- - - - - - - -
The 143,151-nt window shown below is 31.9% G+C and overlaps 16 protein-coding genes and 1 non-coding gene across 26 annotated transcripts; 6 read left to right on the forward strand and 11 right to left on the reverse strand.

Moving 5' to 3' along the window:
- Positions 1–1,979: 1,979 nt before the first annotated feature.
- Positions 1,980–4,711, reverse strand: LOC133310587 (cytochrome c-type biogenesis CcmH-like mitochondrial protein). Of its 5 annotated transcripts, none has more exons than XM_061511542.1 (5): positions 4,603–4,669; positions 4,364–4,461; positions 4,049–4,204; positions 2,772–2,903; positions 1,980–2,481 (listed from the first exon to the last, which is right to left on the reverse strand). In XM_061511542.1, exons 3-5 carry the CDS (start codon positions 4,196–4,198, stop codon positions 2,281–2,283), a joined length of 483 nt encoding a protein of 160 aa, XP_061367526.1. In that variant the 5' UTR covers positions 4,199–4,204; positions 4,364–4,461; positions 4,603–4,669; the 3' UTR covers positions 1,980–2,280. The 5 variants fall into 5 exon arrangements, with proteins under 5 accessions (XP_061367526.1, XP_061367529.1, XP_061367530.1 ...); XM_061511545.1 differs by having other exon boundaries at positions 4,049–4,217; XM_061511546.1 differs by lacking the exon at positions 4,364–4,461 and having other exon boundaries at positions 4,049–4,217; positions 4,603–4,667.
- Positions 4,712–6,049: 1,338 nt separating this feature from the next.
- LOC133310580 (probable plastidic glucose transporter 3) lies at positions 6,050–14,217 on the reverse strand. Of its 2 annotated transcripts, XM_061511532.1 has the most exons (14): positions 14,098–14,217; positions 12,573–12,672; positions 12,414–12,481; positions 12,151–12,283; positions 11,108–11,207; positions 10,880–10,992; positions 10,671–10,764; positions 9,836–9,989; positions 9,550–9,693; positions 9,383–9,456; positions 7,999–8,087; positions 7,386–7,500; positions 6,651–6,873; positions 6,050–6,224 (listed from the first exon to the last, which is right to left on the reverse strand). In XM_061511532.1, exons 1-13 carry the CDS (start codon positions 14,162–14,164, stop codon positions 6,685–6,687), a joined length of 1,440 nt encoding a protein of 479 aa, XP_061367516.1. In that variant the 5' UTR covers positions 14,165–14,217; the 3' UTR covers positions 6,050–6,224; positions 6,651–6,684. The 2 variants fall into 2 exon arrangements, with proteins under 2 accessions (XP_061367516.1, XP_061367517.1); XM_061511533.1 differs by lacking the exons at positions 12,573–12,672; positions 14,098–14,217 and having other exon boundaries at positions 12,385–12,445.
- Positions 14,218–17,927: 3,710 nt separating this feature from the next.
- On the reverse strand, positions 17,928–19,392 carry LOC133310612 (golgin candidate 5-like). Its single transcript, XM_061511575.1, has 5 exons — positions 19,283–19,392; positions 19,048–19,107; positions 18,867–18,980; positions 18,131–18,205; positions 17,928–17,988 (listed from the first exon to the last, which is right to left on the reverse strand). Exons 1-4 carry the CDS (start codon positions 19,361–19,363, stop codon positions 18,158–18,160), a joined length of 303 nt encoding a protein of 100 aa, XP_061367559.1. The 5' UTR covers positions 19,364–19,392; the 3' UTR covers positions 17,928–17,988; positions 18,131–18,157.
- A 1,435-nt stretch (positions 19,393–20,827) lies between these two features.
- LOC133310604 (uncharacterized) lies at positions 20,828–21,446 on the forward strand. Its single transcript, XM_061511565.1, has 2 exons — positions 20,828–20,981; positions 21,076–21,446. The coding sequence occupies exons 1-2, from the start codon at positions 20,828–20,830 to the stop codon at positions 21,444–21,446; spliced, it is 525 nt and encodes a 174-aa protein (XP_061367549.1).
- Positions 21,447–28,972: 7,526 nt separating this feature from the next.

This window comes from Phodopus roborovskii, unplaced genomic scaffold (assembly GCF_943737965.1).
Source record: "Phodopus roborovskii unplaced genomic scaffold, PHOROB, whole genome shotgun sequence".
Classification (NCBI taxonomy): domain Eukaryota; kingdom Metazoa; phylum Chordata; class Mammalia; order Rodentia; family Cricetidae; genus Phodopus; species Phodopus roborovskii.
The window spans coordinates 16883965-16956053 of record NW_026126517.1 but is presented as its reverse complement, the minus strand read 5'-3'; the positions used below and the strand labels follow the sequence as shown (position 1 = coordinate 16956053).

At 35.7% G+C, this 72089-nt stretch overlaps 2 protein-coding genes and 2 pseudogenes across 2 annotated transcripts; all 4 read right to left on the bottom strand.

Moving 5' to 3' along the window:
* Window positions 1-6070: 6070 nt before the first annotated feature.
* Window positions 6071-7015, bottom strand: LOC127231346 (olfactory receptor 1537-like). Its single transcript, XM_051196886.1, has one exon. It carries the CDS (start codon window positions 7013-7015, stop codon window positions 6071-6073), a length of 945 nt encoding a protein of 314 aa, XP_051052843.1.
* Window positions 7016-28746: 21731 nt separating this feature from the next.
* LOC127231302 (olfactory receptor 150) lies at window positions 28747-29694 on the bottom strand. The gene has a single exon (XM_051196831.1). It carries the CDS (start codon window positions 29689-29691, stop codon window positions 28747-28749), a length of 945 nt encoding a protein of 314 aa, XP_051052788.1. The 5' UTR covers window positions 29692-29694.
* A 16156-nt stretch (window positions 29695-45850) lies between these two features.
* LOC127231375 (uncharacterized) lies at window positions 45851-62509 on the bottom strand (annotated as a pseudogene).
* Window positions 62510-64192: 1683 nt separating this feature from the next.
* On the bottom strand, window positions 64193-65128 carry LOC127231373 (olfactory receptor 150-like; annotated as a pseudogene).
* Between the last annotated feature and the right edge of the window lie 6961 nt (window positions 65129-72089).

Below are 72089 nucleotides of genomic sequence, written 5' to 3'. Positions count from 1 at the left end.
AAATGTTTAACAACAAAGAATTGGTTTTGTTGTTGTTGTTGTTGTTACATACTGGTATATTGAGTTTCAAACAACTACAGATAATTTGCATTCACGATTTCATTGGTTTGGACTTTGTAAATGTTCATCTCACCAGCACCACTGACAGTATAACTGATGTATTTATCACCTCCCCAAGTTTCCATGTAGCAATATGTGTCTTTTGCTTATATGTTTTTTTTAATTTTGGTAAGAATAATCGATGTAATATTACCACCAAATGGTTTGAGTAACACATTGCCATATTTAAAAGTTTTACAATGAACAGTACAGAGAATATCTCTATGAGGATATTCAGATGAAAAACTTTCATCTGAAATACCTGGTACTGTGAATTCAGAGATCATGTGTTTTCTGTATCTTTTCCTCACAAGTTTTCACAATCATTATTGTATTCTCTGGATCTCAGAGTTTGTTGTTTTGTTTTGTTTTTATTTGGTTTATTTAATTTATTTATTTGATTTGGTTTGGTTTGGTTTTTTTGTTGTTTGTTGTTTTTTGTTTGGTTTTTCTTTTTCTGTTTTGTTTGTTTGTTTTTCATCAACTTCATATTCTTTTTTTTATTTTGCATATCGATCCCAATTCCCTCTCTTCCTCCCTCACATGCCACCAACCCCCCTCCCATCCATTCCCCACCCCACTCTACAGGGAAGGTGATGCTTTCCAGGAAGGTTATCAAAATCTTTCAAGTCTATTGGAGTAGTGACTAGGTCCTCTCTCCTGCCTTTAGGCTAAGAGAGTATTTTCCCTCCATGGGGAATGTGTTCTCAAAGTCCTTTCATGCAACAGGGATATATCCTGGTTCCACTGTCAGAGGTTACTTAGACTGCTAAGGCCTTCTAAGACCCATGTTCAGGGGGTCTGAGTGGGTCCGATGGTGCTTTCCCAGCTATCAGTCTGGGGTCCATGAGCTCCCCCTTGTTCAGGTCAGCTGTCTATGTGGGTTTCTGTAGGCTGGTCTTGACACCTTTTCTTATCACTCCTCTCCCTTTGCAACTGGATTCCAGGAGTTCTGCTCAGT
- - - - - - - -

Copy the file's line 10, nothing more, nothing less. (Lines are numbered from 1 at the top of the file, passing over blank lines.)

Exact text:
- LOC133310604 (uncharacterized) lies at positions 20,828–21,446 on the forward strand. Its single transcript, XM_061511565.1, has 2 exons — positions 20,828–20,981; positions 21,076–21,446. The coding sequence occupies exons 1-2, from the start codon at positions 20,828–20,830 to the stop codon at positions 21,444–21,446; spliced, it is 525 nt and encodes a 174-aa protein (XP_061367549.1).